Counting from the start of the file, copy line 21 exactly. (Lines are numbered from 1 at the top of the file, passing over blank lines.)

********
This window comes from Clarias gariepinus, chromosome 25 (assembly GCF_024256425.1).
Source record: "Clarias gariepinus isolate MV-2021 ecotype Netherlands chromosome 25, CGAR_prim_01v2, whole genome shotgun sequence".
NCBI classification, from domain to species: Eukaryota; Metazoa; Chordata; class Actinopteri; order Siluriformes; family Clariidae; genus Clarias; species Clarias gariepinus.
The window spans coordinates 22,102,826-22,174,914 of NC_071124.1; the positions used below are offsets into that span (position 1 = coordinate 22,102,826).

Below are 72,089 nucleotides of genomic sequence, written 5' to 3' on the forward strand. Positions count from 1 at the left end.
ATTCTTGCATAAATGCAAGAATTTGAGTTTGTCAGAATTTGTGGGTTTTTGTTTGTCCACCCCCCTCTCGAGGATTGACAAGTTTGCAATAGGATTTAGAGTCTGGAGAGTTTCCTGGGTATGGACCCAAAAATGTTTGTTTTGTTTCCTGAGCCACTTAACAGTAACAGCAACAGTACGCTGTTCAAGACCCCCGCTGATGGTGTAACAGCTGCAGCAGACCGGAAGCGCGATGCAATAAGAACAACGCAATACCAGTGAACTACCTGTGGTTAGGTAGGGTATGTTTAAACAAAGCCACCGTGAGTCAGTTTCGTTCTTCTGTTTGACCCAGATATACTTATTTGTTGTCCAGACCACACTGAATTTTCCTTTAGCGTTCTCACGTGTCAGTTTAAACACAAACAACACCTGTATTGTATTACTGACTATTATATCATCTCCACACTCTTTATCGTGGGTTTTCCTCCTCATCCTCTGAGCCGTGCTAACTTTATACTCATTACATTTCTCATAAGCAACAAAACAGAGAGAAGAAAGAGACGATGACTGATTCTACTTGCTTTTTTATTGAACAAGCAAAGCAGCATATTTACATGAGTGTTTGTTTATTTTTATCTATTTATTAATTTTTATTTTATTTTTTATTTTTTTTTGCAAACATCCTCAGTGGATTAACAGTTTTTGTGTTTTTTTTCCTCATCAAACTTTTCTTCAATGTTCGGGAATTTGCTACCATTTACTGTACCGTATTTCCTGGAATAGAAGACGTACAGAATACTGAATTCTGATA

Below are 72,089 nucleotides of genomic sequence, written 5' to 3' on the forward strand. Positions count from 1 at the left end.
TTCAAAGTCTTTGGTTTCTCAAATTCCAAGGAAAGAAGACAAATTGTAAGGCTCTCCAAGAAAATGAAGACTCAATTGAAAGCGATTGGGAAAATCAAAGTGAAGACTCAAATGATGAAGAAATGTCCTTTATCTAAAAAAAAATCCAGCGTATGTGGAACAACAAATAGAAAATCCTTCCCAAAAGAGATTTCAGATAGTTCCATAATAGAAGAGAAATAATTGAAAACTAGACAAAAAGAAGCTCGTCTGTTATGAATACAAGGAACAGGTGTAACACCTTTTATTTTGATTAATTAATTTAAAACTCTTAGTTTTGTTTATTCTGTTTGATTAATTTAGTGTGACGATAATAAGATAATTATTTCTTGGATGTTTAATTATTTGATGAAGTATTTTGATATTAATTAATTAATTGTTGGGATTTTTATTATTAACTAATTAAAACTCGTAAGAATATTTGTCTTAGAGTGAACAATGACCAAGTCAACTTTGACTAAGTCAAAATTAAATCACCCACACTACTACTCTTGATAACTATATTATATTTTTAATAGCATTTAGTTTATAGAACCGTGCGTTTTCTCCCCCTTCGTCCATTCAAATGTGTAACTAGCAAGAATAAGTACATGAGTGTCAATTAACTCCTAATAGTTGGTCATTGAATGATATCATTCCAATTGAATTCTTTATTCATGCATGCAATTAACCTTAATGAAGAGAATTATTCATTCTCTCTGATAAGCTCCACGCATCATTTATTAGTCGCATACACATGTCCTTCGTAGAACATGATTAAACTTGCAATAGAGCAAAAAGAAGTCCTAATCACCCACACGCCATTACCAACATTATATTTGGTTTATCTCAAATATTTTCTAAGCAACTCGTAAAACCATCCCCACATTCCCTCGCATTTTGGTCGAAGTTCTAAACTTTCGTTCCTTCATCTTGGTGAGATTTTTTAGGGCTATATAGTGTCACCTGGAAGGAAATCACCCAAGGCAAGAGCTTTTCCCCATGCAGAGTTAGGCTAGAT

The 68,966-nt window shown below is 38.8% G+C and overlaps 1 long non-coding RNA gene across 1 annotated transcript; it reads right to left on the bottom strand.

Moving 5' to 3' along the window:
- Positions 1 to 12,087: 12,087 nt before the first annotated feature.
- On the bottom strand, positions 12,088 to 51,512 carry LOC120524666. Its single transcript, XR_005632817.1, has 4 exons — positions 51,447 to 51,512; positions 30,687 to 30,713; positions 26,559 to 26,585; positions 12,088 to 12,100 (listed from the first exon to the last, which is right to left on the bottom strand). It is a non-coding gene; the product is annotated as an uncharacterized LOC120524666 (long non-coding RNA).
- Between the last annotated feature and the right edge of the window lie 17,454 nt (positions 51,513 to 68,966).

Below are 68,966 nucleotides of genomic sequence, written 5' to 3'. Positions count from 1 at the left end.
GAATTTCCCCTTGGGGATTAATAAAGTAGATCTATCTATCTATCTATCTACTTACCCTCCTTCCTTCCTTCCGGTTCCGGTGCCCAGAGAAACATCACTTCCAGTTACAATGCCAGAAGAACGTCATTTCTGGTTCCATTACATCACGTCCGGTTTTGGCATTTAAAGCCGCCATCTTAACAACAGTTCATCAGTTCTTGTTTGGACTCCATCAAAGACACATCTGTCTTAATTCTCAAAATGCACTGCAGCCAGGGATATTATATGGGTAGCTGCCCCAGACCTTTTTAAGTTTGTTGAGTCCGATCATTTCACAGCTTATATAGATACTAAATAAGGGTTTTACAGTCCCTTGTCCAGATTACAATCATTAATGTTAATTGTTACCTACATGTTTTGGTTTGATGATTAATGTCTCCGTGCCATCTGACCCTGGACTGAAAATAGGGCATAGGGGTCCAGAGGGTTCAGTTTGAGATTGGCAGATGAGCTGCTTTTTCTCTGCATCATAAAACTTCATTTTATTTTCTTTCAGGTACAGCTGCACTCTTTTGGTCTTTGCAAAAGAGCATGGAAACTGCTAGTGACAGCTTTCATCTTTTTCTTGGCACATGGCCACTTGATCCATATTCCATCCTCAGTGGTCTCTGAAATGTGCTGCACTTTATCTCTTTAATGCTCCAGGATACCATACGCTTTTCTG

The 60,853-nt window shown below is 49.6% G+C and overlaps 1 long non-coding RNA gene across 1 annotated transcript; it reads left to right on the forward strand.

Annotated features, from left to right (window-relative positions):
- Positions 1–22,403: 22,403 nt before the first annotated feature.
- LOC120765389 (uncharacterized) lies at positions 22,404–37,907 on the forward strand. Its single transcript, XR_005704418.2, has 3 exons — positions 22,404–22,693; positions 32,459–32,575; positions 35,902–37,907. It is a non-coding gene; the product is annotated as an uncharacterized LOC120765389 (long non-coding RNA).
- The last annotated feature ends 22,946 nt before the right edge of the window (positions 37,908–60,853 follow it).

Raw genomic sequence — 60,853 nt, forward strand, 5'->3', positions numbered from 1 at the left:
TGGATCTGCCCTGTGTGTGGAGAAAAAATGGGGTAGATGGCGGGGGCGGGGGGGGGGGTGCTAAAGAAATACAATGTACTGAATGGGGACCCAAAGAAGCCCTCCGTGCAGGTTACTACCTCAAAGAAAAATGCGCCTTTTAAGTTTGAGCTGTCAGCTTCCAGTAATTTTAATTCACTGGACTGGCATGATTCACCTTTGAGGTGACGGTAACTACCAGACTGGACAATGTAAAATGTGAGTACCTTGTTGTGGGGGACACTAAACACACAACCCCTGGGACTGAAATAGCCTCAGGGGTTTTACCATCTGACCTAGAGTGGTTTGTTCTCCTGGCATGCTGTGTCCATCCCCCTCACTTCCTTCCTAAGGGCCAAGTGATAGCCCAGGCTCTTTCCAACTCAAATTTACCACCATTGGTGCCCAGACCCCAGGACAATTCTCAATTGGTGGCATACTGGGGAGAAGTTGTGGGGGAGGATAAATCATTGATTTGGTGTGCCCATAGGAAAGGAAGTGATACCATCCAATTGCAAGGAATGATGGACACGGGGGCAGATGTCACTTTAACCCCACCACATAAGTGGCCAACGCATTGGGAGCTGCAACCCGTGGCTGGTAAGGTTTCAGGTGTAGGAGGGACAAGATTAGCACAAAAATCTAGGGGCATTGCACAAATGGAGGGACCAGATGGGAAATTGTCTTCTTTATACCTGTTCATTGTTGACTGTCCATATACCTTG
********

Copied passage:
Raw genomic sequence — 60,853 nt, forward strand, 5'->3', positions numbered from 1 at the left: